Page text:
To achieve these treatment standards, Teys Australia became the first in the industry to use the Biolac Biological Nutrient Removal system. A by-product is a nutrient rich soil conditioner that can be used to improve soil fertility and reduce the reliance on non-renewable agricultural fertilisers. This has created another revenue stream, and partnership opportunity as Teys sells it to local farmers at a discount rate.

Teys replicated the technology at the Wagga Wagga plant in 2013. The latest plant to be upgraded is the $24 million upgrade of the Lakes Creek plant in Rockhampton.

“The high-quality treated wastewater stream is discharged into the Fitzroy River system,” says Hollingworth. “So that major improvement and the significant reduction in nutrient loads, which exceed the permit conditions, translates to an improved quality of water for the direct benefit of our most important environmental assets.”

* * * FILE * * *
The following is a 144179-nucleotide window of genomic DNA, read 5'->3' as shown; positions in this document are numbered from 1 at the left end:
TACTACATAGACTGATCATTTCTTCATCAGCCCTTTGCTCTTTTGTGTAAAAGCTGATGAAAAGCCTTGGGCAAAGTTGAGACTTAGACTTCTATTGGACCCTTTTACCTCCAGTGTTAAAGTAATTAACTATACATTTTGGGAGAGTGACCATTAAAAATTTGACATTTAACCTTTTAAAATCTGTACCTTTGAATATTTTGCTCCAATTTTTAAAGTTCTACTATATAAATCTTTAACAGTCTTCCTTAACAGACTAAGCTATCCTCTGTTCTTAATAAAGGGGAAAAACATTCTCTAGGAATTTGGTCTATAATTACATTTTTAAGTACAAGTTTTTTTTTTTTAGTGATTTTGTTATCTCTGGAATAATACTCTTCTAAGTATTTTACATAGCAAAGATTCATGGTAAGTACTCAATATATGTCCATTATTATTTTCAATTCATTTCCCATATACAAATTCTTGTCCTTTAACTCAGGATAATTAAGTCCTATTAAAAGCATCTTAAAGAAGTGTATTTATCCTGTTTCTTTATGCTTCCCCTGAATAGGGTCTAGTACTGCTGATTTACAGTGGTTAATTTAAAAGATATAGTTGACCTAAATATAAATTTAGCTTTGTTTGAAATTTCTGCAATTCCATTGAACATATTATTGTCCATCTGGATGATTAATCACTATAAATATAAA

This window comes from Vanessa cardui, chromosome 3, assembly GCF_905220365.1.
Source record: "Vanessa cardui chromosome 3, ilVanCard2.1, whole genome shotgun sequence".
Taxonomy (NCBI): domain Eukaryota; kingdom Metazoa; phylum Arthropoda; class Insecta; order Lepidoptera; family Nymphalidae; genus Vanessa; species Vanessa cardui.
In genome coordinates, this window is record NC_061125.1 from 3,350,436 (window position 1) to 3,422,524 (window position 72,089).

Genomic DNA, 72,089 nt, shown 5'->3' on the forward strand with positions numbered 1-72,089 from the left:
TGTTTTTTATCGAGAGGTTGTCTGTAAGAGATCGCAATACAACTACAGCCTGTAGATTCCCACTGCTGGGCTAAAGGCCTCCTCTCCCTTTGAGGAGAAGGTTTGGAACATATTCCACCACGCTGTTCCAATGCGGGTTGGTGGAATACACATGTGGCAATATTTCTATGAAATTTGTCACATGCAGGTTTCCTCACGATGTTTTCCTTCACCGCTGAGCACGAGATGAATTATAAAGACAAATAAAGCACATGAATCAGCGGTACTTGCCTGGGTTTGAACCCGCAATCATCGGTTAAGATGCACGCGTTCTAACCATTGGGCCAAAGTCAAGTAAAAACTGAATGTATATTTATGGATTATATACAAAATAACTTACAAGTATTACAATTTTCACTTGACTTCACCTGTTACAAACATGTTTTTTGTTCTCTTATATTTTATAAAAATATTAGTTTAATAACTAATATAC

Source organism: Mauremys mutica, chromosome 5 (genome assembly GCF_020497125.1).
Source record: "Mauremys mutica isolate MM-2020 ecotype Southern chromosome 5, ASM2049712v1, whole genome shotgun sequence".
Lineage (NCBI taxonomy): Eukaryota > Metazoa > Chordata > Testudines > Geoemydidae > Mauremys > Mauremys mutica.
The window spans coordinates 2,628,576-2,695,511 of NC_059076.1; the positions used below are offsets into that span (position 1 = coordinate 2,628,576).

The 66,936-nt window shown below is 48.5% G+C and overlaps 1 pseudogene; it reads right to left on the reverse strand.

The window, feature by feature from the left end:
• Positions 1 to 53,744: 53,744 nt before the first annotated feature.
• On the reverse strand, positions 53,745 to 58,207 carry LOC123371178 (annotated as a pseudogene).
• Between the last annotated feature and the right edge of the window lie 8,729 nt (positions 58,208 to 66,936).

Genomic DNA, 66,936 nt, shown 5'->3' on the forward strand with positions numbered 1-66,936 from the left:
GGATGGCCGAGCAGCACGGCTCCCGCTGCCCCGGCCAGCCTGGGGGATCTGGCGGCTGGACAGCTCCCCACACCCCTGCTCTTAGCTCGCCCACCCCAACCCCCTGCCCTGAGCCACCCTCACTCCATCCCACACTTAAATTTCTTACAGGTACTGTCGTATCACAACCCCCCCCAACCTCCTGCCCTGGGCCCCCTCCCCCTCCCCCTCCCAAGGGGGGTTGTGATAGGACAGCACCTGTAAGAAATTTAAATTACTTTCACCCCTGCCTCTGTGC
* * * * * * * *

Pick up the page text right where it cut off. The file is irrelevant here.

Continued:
As well as reducing the amount of fossil fuels needed to help power the boilers to 30 percent of the total, the plant enables the recycling of water, cutting both water consumption and wastewater discharge.

“Through the biological nutrient removal process, we’ll be able to re-use up to one megalitre a day of water which amounts to a significant economic and environmental saving,” says Hollingworth.

Community consultation

The road to sustainability is driven by a broad team across Teys with staff from engineering, safety, environment and site management playing an active role in championing the projects. The planning phase also involves dialogue with relevant regulatory and planning agencies and stakeholders.